She had her own views about things, a lot different from mine...I wanted you to see something about her—I wanted you to see what real courage is, instead of getting the idea that courage is a man with a gun in his hand.

This quote is by Scout, as she talks with Jem. Scout says, “I think there's just one kind of folks. Folks.” Recognizing the perpetual tension and conflict between races in Maycomb, Scout shares a profound outlook on humanity that she is learning from Atticus. She hopes that people realize that all people deserve respect.

Last Updated by eNotes Editorial on January 4, 2021
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A character is shown by what they look like, how they act, what they say, and what others say about them. 

Atticus has been assigned this law case.  When Scout asks him why is is defending a Negro he says two things.

"For a number of reasons,,,,The main one is, if I didn't I couldnt hold up my head in town.  I couldn't represent this county in the legislature, I couldn't even tell you or Jem not to do something again." (pg 75)

When Scout asks Atticus if he defends "niggers", Atticus tells her,

"Of course, I do.  Don't say nigger, Scout.  That's common." (pg 75)

After Scout and Jem both have experiences with Francis and Mrs. Dubose calling their father a nigger-lover, Scout asks Atticus if he is a nigger-lover.  Atticus replies,

"I certainly am.  I do my best to love everybody....it's never an insult to be called what somebody thinks is a bad name.  It just shows how poor that person is, it doesn't hurt you." (pg 108)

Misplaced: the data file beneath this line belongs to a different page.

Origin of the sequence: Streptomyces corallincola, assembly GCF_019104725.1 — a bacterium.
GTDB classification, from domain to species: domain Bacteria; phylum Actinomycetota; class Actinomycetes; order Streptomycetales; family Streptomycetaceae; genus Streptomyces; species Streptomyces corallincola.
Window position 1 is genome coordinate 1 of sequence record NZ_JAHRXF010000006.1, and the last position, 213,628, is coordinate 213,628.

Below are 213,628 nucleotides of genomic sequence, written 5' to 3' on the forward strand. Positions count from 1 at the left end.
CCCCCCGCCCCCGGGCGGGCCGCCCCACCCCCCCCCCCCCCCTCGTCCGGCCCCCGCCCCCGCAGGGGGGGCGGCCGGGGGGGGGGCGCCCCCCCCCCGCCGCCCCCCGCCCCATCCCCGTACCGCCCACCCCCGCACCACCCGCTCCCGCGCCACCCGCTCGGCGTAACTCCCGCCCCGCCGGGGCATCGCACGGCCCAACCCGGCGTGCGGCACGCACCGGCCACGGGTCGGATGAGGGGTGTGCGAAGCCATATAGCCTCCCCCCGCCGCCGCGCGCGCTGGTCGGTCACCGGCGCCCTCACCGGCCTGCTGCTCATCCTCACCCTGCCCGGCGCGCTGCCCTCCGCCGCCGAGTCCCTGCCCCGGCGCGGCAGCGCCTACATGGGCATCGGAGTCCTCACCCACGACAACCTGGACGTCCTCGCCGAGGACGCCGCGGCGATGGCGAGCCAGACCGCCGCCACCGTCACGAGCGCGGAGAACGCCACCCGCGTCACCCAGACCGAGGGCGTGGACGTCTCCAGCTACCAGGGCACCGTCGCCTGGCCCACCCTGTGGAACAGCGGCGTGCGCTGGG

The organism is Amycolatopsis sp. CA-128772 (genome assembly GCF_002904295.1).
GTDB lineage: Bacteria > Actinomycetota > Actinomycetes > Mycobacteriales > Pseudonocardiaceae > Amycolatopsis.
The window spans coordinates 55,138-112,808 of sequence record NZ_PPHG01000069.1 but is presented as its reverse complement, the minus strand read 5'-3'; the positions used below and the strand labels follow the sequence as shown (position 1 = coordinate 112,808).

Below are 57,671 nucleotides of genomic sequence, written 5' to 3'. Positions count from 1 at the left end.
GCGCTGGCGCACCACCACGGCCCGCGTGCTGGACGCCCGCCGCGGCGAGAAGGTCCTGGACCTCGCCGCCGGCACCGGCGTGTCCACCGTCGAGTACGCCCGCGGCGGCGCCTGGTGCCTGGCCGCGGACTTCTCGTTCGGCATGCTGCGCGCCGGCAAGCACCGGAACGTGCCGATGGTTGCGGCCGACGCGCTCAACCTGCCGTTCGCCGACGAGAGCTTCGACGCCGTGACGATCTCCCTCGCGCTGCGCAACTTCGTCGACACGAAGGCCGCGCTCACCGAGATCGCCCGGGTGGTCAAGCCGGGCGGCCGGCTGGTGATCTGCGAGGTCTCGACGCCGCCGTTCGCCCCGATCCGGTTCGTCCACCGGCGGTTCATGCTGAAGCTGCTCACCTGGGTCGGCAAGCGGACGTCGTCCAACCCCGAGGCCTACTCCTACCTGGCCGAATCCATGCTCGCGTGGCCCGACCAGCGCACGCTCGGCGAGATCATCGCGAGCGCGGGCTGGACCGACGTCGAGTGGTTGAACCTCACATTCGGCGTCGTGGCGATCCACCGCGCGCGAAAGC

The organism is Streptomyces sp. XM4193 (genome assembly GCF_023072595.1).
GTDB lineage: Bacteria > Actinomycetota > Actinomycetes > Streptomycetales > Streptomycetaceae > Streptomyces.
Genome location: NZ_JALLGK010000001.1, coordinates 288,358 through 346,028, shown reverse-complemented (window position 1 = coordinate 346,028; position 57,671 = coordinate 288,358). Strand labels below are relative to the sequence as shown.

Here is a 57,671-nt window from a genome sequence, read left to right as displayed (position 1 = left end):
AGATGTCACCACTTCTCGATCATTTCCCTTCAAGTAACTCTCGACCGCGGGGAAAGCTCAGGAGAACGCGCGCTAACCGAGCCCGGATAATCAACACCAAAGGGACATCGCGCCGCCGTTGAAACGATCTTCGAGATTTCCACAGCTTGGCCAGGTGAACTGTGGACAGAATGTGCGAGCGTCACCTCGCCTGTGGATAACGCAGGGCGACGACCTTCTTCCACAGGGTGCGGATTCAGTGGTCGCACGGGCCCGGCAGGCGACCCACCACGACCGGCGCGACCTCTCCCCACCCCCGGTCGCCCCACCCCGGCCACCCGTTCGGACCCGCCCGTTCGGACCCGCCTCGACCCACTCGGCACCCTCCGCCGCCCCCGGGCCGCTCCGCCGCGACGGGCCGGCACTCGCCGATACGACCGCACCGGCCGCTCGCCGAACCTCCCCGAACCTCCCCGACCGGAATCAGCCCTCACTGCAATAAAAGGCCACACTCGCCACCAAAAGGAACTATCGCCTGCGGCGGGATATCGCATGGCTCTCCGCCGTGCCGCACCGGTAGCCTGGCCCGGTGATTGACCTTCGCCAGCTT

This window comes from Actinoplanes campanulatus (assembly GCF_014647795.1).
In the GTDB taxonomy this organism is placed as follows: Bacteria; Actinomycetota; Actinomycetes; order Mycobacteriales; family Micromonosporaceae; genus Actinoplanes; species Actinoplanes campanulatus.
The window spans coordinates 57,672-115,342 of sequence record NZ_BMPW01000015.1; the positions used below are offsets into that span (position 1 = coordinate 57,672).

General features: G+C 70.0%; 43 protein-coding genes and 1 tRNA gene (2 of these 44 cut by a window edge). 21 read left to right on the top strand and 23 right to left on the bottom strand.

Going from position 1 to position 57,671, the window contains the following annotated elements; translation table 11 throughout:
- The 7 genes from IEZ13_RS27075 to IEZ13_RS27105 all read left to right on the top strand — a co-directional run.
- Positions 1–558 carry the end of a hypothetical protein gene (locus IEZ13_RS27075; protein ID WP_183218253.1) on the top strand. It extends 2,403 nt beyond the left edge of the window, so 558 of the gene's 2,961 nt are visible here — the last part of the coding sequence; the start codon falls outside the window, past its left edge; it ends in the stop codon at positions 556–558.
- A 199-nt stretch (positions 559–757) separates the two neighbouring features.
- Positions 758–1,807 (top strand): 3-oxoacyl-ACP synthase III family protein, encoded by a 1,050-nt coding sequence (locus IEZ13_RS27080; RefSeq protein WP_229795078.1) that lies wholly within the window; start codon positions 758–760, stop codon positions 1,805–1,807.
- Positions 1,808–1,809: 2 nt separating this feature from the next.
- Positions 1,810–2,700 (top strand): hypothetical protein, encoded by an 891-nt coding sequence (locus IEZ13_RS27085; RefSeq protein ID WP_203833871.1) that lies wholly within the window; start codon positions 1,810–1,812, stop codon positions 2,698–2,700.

Atticus goes to the jail and sits there to defend Tom Robinson against the mob that just wants to hang him.  The children show up and change the whole situation.  However, Atticus was prepared to defend Tom from people who would harm him.

However we get the best insight into Atticus's view of prejudice after the trial.  Jem is very upset with the outcome of the trial, thinking it wasn't fair.  Atticus tells him,

"There's something in our world that makes men lose their heads -- they couldn't be fair if they tried.  In our courts, when it's a white man's word against a black man's, the white man always wins.  They're ugly, but those are the fact of life. "

Jem still isn't happy and complains that doesn't make it right.  Again, Atticus tells him,

"The one place where a man ought to get a square deal is in a courtroom, be he any color of the rainbow, but people have a way of carrying those resentments right into a jury box.  As you grow older, you'll see white men cheat black men every day of your life, but let me tell you something and don't you forget it ---- whenever a white man does that to a black man, no matter who he is, how rich he is, or how fine a family he comes from, the white man is trash." (pg 220)

After Tom is shot, and Atticus leaves to tell his wife, Aunt Alexandra tells Miss Maudie that she is concerned about Atticus.  She asks what the town wants from him.  Miss Maudie tells us about Atticus.  she says,

"Whether Maycomb knows it or not, we're paying the highest tribute we can pay a man.  We trust him to do right. It's that simple." (pg 236)

When Aunt Alexandra asks who is asking him to do right, Miss Maudie replies,

"The handful of people in this town who say that fair play is not marked White Only; the handful of people who say a fair trial is for everybody, not just us; the handful of people with enough humility to think, when they look at a Negro, there but for the Lord's kindness am I." (pg 236)